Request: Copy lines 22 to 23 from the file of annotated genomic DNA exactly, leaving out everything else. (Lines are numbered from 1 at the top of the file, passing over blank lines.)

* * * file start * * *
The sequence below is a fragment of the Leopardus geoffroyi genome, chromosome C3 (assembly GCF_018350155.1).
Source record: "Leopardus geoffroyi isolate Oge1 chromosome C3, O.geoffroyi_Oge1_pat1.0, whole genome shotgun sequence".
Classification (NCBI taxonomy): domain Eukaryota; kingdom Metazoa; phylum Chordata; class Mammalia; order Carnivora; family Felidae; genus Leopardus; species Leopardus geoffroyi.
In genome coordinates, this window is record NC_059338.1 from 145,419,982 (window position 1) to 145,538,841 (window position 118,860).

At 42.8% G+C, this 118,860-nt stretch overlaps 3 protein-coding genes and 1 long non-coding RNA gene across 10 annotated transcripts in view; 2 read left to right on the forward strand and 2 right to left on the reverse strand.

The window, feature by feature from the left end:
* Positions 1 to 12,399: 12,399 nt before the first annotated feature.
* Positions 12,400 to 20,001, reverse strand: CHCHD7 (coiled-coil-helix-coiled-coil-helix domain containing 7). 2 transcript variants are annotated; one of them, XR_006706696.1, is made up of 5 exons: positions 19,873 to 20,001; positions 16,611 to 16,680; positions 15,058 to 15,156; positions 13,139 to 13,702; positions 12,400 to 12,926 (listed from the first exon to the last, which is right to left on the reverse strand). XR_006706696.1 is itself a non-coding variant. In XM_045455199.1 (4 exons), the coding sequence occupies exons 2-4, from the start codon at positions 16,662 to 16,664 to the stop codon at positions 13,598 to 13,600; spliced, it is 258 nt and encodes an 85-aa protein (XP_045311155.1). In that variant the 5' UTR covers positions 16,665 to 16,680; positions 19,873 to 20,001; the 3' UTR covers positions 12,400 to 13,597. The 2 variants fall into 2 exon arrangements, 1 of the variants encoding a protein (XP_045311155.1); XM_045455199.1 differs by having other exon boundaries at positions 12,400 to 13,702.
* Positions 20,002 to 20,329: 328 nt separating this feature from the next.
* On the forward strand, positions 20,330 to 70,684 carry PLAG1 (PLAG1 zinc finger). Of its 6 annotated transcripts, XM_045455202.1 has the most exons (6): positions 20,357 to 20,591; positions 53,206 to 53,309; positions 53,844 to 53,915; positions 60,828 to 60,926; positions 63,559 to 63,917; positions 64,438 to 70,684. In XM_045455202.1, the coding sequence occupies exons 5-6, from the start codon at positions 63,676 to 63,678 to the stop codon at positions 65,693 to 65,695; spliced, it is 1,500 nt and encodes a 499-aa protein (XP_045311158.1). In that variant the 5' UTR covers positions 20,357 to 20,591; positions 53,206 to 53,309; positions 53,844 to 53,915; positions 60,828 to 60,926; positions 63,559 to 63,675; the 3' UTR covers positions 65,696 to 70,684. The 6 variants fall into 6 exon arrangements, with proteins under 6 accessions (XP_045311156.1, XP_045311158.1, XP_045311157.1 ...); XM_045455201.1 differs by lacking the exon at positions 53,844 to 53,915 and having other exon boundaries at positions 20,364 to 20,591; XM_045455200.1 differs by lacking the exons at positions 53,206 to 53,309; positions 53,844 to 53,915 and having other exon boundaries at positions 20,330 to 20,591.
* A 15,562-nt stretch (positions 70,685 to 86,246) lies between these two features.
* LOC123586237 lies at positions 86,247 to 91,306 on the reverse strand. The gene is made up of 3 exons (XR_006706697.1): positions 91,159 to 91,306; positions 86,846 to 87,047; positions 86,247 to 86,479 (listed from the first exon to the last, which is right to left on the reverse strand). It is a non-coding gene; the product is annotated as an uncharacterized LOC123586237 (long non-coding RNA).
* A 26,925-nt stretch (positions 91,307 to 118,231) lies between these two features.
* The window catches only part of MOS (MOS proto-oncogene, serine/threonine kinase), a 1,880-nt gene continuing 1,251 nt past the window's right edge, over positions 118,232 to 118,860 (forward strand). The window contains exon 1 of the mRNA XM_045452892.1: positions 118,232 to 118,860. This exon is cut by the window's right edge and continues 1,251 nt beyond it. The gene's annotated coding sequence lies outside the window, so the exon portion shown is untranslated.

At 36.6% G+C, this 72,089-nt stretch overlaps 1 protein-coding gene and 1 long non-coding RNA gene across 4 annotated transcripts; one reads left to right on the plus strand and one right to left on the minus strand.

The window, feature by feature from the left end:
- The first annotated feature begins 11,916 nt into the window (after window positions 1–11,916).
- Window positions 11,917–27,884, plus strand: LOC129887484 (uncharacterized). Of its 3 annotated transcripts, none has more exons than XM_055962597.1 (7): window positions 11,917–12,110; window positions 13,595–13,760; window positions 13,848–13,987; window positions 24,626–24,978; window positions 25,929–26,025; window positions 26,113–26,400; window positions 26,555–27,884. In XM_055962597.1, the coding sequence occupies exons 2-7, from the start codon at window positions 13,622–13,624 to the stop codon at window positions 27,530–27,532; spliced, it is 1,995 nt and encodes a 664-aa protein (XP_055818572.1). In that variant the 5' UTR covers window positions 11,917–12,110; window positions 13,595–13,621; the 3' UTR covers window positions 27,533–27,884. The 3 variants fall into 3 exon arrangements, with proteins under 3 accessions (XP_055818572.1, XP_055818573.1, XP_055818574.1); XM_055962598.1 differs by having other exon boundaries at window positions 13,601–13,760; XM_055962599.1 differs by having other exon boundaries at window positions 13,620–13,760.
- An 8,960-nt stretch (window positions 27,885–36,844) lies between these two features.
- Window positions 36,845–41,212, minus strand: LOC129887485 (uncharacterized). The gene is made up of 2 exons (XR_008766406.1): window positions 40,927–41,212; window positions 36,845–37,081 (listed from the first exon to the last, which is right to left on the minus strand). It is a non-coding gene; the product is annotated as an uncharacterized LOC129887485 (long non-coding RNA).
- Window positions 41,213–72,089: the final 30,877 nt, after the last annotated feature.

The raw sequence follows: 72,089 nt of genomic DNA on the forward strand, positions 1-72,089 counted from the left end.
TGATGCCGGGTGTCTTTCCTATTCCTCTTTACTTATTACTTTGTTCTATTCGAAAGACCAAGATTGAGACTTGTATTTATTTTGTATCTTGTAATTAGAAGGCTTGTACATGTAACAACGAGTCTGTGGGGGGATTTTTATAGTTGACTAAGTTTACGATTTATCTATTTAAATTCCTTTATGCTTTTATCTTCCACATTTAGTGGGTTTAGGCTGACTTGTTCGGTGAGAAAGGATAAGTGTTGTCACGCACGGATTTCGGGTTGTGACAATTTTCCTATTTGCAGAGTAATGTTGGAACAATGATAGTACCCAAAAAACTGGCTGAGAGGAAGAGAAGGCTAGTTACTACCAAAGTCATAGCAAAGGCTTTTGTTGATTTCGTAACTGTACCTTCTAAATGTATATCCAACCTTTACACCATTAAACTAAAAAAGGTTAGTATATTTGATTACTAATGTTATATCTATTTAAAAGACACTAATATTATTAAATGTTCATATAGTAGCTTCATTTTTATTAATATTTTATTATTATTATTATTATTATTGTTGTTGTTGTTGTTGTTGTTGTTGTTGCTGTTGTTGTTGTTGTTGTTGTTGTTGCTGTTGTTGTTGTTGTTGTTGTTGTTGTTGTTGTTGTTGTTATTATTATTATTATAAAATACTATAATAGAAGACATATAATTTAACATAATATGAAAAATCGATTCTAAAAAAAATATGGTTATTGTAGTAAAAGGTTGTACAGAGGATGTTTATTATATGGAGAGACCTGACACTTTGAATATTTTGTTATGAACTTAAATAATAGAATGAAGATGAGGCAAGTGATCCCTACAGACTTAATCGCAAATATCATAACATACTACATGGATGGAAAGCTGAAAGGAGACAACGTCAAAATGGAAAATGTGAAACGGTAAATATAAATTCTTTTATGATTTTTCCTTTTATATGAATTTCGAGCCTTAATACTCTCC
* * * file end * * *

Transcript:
The raw sequence follows: 72,089 nt of genomic DNA on the forward strand, positions 1-72,089 counted from the left end.
TGATGCCGGGTGTCTTTCCTATTCCTCTTTACTTATTACTTTGTTCTATTCGAAAGACCAAGATTGAGACTTGTATTTATTTTGTATCTTGTAATTAGAAGGCTTGTACATGTAACAACGAGTCTGTGGGGGGATTTTTATAGTTGACTAAGTTTACGATTTATCTATTTAAATTCCTTTATGCTTTTATCTTCCACATTTAGTGGGTTTAGGCTGACTTGTTCGGTGAGAAAGGATAAGTGTTGTCACGCACGGATTTCGGGTTGTGACAATTTTCCTATTTGCAGAGTAATGTTGGAACAATGATAGTACCCAAAAAACTGGCTGAGAGGAAGAGAAGGCTAGTTACTACCAAAGTCATAGCAAAGGCTTTTGTTGATTTCGTAACTGTACCTTCTAAATGTATATCCAACCTTTACACCATTAAACTAAAAAAGGTTAGTATATTTGATTACTAATGTTATATCTATTTAAAAGACACTAATATTATTAAATGTTCATATAGTAGCTTCATTTTTATTAATATTTTATTATTATTATTATTATTATTGTTGTTGTTGTTGTTGTTGTTGTTGTTGCTGTTGTTGTTGTTGTTGTTGTTGTTGCTGTTGTTGTTGTTGTTGTTGTTGTTGTTGTTGTTGTTGTTATTATTATTATTATAAAATACTATAATAGAAGACATATAATTTAACATAATATGAAAAATCGATTCTAAAAAAAATATGGTTATTGTAGTAAAAGGTTGTACAGAGGATGTTTATTATATGGAGAGACCTGACACTTTGAATATTTTGTTATGAACTTAAATAATAGAATGAAGATGAGGCAAGTGATCCCTACAGACTTAATCGCAAATATCATAACATACTACATGGATGGAAAGCTGAAAGGAGACAACGTCAAAATGGAAAATGTGAAACGGTAAATATAAATTCTTTTATGATTTTTCCTTTTATATGAATTTCGAGCCTTAATACTCTCC